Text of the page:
Does failure feel like grief?

Charles Cowling

milo yiannopoulos kernel editor


Posted by Richard Rawlinson

Not so long ago, The Independent’s left-wing young writer Johann Hari fell from being an award-winning media star when he was exposed as a self-promoting liar and cheat. The Economist was not convinced by his apology for plagiariasm

It’s now the turn of right-wing, young digital hack Milo Yiannopoulus. His mainstream profile may not be as high as Hari’s but he’s well-known in the blogosphere. Having cut his teeth at the Telegraph (and Catholic Herald), he went on to launch The Kernel, an online magazine about technology start-up companies, and was named one of the 100 most influential people in Britain’s digital economy by Wired.

His company has just declared bankruptcy. Yiannopoulus’s detractors, of which there are many as he has a pugilistic style (he even fell out with Stephen Fry on Twitter), are no doubt gloating. Here’s The Guardian last year.

For all the precocity of a Hari or Yiannopoulus, the latter starts his redeeming process with a persuasively repentant and reflective blog in which he wonders if failure might feel like grief.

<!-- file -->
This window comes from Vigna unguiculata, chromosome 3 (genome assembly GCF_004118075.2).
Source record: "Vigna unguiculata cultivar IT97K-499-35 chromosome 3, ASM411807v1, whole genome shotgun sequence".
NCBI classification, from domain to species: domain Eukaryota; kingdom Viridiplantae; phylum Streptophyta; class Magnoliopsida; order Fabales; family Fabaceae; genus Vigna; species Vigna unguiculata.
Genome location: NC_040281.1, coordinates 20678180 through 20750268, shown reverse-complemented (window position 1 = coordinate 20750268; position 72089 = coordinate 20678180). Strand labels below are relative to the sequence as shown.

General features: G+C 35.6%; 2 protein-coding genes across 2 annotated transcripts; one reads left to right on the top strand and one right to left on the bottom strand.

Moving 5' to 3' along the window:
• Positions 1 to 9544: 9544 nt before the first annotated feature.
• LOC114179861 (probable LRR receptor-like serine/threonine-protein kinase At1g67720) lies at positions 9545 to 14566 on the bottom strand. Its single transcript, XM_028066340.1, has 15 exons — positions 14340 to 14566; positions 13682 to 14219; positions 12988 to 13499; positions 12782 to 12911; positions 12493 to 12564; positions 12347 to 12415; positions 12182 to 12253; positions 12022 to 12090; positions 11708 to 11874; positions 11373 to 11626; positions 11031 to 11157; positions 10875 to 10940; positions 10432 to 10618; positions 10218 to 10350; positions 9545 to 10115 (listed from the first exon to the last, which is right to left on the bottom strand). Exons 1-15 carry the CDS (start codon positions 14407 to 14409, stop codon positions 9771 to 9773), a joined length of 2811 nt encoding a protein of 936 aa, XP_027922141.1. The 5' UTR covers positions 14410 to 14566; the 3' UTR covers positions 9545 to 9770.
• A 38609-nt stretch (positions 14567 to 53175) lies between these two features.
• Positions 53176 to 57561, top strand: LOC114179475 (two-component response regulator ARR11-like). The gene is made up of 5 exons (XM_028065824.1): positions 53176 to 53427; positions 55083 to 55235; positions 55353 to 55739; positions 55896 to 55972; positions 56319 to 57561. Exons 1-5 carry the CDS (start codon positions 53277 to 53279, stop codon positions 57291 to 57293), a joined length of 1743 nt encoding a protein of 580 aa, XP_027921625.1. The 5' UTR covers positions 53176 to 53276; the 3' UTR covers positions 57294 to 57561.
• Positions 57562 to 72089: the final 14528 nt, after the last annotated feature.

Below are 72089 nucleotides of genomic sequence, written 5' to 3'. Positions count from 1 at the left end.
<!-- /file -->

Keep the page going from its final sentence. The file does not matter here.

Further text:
Worth a read in my opinion, here

Finding words of comfort is tricky after a career crisis, relationship break-up or bereavement. You can say, ‘sorry to hear about your news. I sympathise at this difficult time’. But only with the career crisis can you say ‘you will come out of suffering stronger and better’ without meriting a slap across the face. Time may indeed heal, but grief is very different from self pity following injury to lifestyle, reputation, ego or bank account, self-inflicted or otherwise.

One thought on “Does failure feel like grief?

  1. Charles Cowling

    The fate of these young stars reminds me of something Scott Fitzgerald wrote about the nature of early success:

    ‘ The man who arrives young believes that he exercises his will because his star is shining. The man who only asserts himself at thirty has a balanced idea of what will-power and fate have each contributed, the one who gets there at forty is liable to put the emphasis on will alone. This comes out when the storms strike your craft.’

    He was a writer who found an extraordinary early fame at the start of the jazz age in America with his first novel ‘This side of paradise’ and it almost destroyed him.

    Youthful brilliance gets used to carrying all before it. Your star is shining: everything is justified. The realisation that you can fall – have fallen – and that you are as subject to the same sub-lunary laws as the rest of us must be a fearful realisation.

    In its own way it is an ejection from the garden, a loss of innocence and, while it may seem misplaced to those of us (more mediocre, less deceived) who look on I can imagine the sense of loss and share in the grief we all feel as we look back at the angel guarding the gate.

    Charles Cowling

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